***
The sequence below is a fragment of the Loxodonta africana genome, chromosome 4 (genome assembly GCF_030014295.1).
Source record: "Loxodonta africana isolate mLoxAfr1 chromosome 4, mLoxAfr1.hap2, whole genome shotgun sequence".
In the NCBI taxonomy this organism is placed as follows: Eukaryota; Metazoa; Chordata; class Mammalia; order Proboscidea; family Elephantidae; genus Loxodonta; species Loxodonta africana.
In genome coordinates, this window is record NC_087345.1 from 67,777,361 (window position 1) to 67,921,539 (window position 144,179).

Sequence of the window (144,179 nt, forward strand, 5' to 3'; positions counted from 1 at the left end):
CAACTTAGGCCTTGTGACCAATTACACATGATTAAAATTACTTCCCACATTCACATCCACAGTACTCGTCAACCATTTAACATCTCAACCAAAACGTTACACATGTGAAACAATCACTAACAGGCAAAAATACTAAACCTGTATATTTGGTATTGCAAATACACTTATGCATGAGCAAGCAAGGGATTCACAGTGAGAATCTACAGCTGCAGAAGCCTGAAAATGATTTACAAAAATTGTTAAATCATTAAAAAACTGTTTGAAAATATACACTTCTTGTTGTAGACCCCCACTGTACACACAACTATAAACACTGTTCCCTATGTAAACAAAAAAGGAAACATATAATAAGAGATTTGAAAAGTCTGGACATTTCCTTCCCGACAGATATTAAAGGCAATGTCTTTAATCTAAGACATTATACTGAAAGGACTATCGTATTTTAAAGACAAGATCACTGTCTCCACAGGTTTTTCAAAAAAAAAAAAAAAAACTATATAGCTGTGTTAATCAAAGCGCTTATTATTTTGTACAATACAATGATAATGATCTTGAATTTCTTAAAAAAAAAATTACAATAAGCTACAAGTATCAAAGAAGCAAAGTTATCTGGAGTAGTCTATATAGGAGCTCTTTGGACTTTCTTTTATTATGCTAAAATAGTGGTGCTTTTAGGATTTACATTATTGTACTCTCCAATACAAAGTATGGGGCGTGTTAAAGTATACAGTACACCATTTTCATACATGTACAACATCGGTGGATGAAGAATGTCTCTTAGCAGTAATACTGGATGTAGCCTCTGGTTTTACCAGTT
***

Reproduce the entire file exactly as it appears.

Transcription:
The sequence below is a fragment of the Loxodonta africana genome, chromosome 4 (genome assembly GCF_030014295.1).
Source record: "Loxodonta africana isolate mLoxAfr1 chromosome 4, mLoxAfr1.hap2, whole genome shotgun sequence".
In the NCBI taxonomy this organism is placed as follows: Eukaryota; Metazoa; Chordata; class Mammalia; order Proboscidea; family Elephantidae; genus Loxodonta; species Loxodonta africana.
In genome coordinates, this window is record NC_087345.1 from 67,777,361 (window position 1) to 67,921,539 (window position 144,179).

Sequence of the window (144,179 nt, forward strand, 5' to 3'; positions counted from 1 at the left end):
CAACTTAGGCCTTGTGACCAATTACACATGATTAAAATTACTTCCCACATTCACATCCACAGTACTCGTCAACCATTTAACATCTCAACCAAAACGTTACACATGTGAAACAATCACTAACAGGCAAAAATACTAAACCTGTATATTTGGTATTGCAAATACACTTATGCATGAGCAAGCAAGGGATTCACAGTGAGAATCTACAGCTGCAGAAGCCTGAAAATGATTTACAAAAATTGTTAAATCATTAAAAAACTGTTTGAAAATATACACTTCTTGTTGTAGACCCCCACTGTACACACAACTATAAACACTGTTCCCTATGTAAACAAAAAAGGAAACATATAATAAGAGATTTGAAAAGTCTGGACATTTCCTTCCCGACAGATATTAAAGGCAATGTCTTTAATCTAAGACATTATACTGAAAGGACTATCGTATTTTAAAGACAAGATCACTGTCTCCACAGGTTTTTCAAAAAAAAAAAAAAAAACTATATAGCTGTGTTAATCAAAGCGCTTATTATTTTGTACAATACAATGATAATGATCTTGAATTTCTTAAAAAAAAAATTACAATAAGCTACAAGTATCAAAGAAGCAAAGTTATCTGGAGTAGTCTATATAGGAGCTCTTTGGACTTTCTTTTATTATGCTAAAATAGTGGTGCTTTTAGGATTTACATTATTGTACTCTCCAATACAAAGTATGGGGCGTGTTAAAGTATACAGTACACCATTTTCATACATGTACAACATCGGTGGATGAAGAATGTCTCTTAGCAGTAATACTGGATGTAGCCTCTGGTTTTACCAGTT